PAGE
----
"Live a good life, and in the end, it’s not the years in the life, it’s the life in the years."

Those who went before

By on January 27, 2020 in Uncategorized with 1 Comment
Edward Shull died at 34 of typhoid fever. His widow, Alverda Shull, was also dead within four years, leaving five orphans.

An axe murder, a captain lost at sea, a Puritan who arrived in 1631, an accused witch — oh the stories revealed in genealogy research

By Lief Carlsen

I vividly remember the moment I saw the words “stone mason” written in the occupation column of the 1880 census form. 

I was in the basement of the Wenatchee library, poring over what seemed like an endless spool of microfilm, looking for some mention of John Stofer, my great-great-grandfather, when suddenly there it was, in black and white, a record of a man I had never known and knew nothing about except his name. And he had been a stone mason!

I struggle to explain why those words had such an effect on me. 

Of course I had known that I had a great-great-grandfather. We all, of necessity, have eight of them. 

But for most of my life, I gave the matter little, if any thought. As a boy, I had known three of my grandparents and heard a few stories about great-grandparents but that was as far as my interest in genealogy had gone. 

When I decided, in 1996, to put together a little family history for my parents’ 50th wedding anniversary, I started poking around and digging up what I could from various sources. 

Mostly what I uncovered were names and dates but very little about the character and accomplishments of the ancestors themselves.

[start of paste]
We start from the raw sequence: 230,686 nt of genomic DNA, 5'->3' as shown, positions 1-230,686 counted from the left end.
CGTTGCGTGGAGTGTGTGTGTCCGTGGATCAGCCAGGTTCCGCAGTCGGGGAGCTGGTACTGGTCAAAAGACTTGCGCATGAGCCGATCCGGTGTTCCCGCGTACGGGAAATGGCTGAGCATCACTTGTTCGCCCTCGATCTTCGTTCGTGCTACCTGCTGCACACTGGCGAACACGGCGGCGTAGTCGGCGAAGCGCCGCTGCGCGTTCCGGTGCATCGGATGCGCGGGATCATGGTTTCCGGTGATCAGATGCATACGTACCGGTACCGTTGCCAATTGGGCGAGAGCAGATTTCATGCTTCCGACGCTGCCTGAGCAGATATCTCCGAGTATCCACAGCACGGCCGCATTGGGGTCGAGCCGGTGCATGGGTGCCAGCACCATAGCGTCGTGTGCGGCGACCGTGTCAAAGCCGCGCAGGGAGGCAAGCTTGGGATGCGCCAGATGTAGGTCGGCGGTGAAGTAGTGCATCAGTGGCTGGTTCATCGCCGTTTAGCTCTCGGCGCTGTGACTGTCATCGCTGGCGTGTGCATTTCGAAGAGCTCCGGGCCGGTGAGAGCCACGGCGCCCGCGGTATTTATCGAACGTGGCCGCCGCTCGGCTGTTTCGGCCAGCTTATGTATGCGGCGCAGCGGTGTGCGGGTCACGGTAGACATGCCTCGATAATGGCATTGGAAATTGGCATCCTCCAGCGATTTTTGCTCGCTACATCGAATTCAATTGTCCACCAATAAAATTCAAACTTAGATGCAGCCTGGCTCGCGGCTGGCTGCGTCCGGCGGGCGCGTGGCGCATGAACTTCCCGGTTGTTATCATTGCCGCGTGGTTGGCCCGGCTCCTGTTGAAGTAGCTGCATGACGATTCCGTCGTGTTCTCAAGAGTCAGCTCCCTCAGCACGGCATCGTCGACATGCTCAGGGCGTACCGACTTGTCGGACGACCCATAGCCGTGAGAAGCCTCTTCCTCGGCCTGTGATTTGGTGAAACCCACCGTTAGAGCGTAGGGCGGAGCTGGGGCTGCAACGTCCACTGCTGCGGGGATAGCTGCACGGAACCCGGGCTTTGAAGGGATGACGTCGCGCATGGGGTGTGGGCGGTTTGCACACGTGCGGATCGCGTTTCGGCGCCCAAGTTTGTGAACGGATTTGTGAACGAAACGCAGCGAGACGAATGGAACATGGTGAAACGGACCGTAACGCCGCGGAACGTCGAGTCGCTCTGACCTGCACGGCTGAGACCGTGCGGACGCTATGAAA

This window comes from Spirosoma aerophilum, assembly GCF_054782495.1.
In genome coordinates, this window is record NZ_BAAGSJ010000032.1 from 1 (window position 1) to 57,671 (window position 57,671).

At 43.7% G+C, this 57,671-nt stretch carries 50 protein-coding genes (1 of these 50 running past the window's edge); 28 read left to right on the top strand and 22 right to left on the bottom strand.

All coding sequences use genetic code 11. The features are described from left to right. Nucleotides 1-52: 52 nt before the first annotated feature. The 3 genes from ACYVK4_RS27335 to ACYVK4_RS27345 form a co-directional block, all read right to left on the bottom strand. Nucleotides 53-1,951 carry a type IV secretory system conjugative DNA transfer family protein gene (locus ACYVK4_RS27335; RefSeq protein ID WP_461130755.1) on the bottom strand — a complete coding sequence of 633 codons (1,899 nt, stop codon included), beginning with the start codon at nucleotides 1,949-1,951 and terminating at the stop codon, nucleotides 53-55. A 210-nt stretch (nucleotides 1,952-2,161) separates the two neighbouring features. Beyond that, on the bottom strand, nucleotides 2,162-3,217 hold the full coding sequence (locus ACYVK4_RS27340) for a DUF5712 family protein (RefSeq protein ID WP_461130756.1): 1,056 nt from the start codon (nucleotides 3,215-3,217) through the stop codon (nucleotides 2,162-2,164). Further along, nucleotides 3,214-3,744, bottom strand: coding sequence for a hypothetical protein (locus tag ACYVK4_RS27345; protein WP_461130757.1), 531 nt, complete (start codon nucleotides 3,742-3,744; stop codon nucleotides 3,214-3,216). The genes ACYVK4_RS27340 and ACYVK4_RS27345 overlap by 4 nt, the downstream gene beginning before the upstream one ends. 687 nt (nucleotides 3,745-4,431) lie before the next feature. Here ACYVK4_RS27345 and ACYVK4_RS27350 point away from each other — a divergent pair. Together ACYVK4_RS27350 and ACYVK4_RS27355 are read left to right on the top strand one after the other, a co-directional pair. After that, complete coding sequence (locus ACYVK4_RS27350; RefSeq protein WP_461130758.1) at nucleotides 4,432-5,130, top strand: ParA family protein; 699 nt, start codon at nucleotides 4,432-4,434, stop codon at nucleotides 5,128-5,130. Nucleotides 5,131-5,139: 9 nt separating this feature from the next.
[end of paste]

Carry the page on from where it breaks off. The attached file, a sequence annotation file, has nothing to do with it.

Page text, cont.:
So when I saw that census form that had been filled out in impeccable handwriting by someone named Asbury H. Neel on the 9th day of June, 1880, in Monroe Township, Guernsey County, Ohio, it was almost as if I were standing in the presence of John Stofer, talking to my great-great-grandfather — like I knew him, even if just a little. 

Add to that the fact that I had chosen the same line of work as John Stofer even though I had never heard of the man. Had I stumbled onto a kind of destiny?

Genealogy was a much more cumbersome pursuit in 1996 than it is today. After encountering several dead ends in my search and having enough information to make what I considered an adequate family history, I photocopied the information, boxed up my papers and forgot all about the subject. 

Fast forward to 2019 when I found myself with some spare time and I signed on to ancestry.com, a website designed to aid those with curiosity about their forebears. What a difference 23 years makes!

What had taken me months of research in 1996 was available in a few minutes in 2019. The digitalization of records — census, death certificates, marriage certificates, newspapers, etc. — has made easily and instantly accessible what had been hidden in dusty archives and library microfilm in 1996.

Whereas my research in 1996 had required months of letter writing and visits to the library, I could now accomplish much more quickly on my iPhone, all the while sitting in my easy chair. 

A plan was forming in my brain: I would put together, in book form, all the information I was gathering. That way, when my children or grandchildren someday get the bug and get curious about their ancestry, the information will all be available. 

So why not let them discover the information for themselves you might ask? Surely future technology advances will have streamlined genealogical research even further than it is today.